Bengt Robert Holmström is the Paul A. Samuelson Professor of Economics at Massachusetts Institute of Technology, where he was head of the Economics Department from 2003-2006. He holds a joint appointment with MIT’s Sloan School of Management. He is an elected fellow of the American Academy of Arts and Sciences, the Econometric Society and the American Finance Association, and an elected foreign member of the Royal Swedish Academy of Sciences and the Finnish Academy of Sciences and Letters. He is a research associate of the National Bureau of Economic Research (corporate finance). In 2011, he served as President of the Econometric Society.

He received his doctoral degree from Stanford University in 1978. Before joining MIT in 1994, he was the Edwin J. Beinecke Professor of Management at Yale University’s School of Management (1983-94) and associate professor at the Kellogg Graduate School of Management at Northwestern University (1979-82).

Holmström is a microeconomic theorist, best known for his research on the theory of contracting and incentives especially as applied to the theory of the firm, to corporate governance and to liquidity problems in financial crises.
He holds honorary doctorate degrees from the University of Vaasa, Finland, Stockholm School of Economics, Sweden, and the Hanken School of Economics, Finland. He was awarded the Banque de France-TSE Senior Prize in Monetary Economics and Finance in 2012, the Stephen A. Ross Prize in Financial Economics and the Chicago Mercantile Exchange – MSRI Prize for Innovative Quantitative Applications in 2013, and the Distinguished CES Fellow award from CESifo, Munich.

The Nobel Memorial Prize in Economic Sciences, commonly referred to as the Nobel Prize in Economics, is an award for outstanding contributions to the field of economics, and generally regarded as the most prestigious award for that field. The award’s official name is The Sveriges Riksbank Prize in Economic Sciences in Memory of Alfred Nobel was awarded to Holmström in 2016.
He is a board member of the Finnish Business and Policy Forum (EVA) (2005-), and a former board member of Aalto University in Finland (2010-2017) and the Nokia Corporation (1999-2012).

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The Butler Center, Dean of Faculty, and Dean of Students invite you to the annual “Student, Faculty, & Staff Mixer” on Tuesday, Jan. 29 from 3-5 p.m. in Bemis Great Hall. This mixer is a CC-wide opportunity to celebrate the uniqueness of our community complete with delicious treats, photo slideshow, trivia, games, and an all-around vibrant atmosphere!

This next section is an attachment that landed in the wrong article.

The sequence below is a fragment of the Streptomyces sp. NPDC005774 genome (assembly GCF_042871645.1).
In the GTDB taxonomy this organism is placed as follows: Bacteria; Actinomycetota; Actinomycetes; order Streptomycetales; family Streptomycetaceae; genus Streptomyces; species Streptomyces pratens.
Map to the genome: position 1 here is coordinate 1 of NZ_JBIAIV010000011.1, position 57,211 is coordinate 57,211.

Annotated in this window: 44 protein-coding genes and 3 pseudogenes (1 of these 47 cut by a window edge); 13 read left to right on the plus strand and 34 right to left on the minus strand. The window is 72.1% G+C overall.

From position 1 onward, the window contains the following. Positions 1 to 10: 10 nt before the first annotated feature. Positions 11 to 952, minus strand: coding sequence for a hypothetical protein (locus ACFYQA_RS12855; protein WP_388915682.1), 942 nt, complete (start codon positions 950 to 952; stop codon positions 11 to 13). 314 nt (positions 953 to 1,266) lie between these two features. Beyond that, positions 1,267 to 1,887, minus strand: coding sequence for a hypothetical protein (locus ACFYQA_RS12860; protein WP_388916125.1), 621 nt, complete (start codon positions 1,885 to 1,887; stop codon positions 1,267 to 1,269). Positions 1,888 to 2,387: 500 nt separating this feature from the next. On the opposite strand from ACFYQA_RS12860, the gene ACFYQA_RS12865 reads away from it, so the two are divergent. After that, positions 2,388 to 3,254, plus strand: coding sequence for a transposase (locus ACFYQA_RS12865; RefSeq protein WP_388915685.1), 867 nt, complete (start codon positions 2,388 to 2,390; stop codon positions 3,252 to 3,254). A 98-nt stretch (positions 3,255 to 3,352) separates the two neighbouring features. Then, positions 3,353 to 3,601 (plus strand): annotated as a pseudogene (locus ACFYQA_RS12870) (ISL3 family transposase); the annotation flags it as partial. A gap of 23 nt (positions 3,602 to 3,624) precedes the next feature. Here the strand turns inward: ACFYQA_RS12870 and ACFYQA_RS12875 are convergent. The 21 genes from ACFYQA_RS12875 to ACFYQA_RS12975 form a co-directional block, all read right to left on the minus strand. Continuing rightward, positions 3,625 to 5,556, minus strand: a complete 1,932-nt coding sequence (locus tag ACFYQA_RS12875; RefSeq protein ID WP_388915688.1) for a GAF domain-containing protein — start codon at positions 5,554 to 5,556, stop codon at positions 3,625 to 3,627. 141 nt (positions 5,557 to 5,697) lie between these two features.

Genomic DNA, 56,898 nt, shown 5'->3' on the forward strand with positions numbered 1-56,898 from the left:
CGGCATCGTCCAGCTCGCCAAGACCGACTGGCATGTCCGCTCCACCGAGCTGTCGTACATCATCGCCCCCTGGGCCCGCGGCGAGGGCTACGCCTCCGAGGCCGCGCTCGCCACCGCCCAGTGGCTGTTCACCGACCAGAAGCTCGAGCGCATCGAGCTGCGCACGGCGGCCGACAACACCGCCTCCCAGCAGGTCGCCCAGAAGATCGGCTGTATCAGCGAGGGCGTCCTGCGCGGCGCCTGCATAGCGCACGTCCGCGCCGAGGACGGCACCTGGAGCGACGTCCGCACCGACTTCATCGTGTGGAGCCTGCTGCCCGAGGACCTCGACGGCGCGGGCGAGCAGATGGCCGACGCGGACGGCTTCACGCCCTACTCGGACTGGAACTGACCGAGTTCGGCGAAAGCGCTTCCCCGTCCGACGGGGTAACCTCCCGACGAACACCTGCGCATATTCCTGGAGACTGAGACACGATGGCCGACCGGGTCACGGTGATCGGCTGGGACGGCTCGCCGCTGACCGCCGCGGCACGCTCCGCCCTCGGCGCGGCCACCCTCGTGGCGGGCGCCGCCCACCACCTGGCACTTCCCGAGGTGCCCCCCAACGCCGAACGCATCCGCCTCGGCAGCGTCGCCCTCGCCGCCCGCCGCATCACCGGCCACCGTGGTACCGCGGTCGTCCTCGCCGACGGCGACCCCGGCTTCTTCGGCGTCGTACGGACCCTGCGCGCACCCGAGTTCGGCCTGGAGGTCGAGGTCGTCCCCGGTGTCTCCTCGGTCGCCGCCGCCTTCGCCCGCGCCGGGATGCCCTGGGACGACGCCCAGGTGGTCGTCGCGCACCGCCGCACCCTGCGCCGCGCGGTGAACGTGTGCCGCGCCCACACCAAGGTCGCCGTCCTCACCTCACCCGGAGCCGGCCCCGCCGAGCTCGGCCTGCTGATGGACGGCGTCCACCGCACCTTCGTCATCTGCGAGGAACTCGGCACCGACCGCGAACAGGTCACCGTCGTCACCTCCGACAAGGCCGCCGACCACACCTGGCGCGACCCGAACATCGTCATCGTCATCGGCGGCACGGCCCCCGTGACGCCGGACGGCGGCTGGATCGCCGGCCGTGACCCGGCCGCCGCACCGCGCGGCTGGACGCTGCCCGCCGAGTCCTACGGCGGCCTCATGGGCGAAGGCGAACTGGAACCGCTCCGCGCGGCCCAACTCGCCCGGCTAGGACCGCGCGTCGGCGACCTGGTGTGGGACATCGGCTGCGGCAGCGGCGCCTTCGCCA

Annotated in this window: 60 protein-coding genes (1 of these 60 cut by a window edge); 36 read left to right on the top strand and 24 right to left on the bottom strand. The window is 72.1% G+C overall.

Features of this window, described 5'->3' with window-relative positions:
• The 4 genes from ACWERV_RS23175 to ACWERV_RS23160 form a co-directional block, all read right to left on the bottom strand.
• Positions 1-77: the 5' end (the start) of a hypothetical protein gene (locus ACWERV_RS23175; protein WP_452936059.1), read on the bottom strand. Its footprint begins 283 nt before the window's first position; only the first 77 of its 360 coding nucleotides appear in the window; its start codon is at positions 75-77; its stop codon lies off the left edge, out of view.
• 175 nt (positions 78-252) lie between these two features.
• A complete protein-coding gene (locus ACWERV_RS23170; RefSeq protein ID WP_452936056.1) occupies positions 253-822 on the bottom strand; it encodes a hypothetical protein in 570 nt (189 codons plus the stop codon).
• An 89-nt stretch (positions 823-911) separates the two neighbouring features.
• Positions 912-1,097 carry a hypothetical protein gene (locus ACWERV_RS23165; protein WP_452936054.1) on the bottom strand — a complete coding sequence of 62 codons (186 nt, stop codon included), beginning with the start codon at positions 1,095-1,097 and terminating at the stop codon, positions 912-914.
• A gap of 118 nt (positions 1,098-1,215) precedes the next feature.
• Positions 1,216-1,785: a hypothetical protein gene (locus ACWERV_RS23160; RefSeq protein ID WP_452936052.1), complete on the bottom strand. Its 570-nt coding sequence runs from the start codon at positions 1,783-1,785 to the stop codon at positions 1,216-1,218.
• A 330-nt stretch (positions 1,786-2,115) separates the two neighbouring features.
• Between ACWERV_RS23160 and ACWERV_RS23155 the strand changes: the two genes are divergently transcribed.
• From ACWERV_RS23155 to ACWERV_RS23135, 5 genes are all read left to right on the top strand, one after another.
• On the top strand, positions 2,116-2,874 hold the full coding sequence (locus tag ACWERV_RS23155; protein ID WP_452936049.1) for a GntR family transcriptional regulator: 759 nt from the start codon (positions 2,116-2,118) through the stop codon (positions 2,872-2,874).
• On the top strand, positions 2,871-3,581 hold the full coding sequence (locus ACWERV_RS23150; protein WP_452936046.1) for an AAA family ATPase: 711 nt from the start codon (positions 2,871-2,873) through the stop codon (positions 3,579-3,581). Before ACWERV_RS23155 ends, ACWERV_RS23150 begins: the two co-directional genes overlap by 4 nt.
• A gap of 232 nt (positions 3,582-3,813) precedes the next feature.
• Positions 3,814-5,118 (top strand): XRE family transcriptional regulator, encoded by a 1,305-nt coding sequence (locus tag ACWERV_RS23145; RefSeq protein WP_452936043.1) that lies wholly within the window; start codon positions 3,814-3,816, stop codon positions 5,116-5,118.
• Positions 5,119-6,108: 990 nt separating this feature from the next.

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The Office of Human Resources has free tickets to the 2019 Colorado Springs Home & Landscape Expo at the Norris-Penrose Event Center Feb. 8-10. Please stop by Spencer Center Room #103 to pickup your free tickets, children under 18 get in free!…

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Are you new to CC and curious about the budget process? Did you recently take on management responsibilities for your department’s budget? Need a refresher on Banner basics? Or, perhaps you are curious about the College’s ‘FOAPAL-ize’ language?

If you answered yes to any of the above, please join us for Excel@CC’s Budget & Finance 101 session this Friday, Feb. 1, at 9:00a.m. We hope you see you there!

Register here: or through Excel@CC on the HR home page.

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Come try out technology for web conferencing and group content sharing, wireless virtual reality experiences, 3D printing and scanning, touch-activated digital “paper” for team and student collaboration, CC’s telepresence robot, and more.

Thursday, January 31, 2019
1:30 pm – 2:30 pm
2:30 – 3:30 pm Misty Robotics will be here to demo their programmable robot and talk about their startup company experience.
Tutt Library Room 105 and the Tech Sandbox (1st floor of the library)